I Don’t Want That Gift!
When is a gift not a gift? When it is not accepted.
The issue of gifting and acceptance was considered recently in Leclair v. Canada, 2011 TCC 323.
There, a father gifted real property to his daughter. He did so, however, at a time when he was indebted to CRA. CRA assessed the daughter as being liable for the father’s unpaid taxes pursuant to s. 160 of the Income Tax Act. S. 160 renders a recipient of a transfer of property liable for the donor’s unpaid taxes if the recipient was a spouse, under 18 or a person with whom the donor was not dealing at arm’s length.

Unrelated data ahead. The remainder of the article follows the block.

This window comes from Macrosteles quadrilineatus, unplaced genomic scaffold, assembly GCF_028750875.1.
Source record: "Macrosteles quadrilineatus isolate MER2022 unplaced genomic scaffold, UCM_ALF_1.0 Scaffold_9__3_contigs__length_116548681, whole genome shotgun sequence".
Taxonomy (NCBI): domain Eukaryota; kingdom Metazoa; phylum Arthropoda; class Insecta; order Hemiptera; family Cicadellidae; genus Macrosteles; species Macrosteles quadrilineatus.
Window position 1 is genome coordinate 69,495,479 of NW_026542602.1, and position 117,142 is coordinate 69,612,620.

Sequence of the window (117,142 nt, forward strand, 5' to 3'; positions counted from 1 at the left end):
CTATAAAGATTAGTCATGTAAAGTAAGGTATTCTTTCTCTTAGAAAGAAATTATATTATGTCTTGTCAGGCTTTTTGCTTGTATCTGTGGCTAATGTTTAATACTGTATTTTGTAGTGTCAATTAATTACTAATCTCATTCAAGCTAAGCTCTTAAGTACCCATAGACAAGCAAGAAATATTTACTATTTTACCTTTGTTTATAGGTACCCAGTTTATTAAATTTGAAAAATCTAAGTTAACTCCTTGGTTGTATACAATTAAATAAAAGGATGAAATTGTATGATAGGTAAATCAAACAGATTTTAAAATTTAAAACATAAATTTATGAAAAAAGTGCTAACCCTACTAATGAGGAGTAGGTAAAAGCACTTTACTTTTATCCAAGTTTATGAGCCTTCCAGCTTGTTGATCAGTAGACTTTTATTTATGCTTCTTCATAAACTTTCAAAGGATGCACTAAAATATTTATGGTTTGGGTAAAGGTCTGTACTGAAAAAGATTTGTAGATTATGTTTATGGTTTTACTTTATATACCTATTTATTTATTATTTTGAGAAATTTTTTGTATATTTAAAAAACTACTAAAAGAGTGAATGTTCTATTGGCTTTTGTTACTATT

The court found that the daughter did not have knowledge of the transfer. Upon learning of it, and the father’s liability, she retransferred the property back to her father.
The court considered a number of cases dealing with acceptance of or disclaimer of a gift, and case law to the effect that a failed testamentary gift is not caught by s. 160. It went on to hold that the same rules applied to inter-vivos transfers. A transfer of an inter-vivos gift must be a completed transfer, and not a failed or void transfer, and further, that intent and delivery by one party alone is insufficient to complete a gift. The gift in question was not accepted, and once the daughter had knowledge of it, it was repudiated within an acceptable time. The transfer back by the daughter amounted to a valid disclaimer of the gift, and she was found to not be jointly liable for her father’s tax debt.
Paul E. Trudelle – Click here for more information on Paul Trudelle.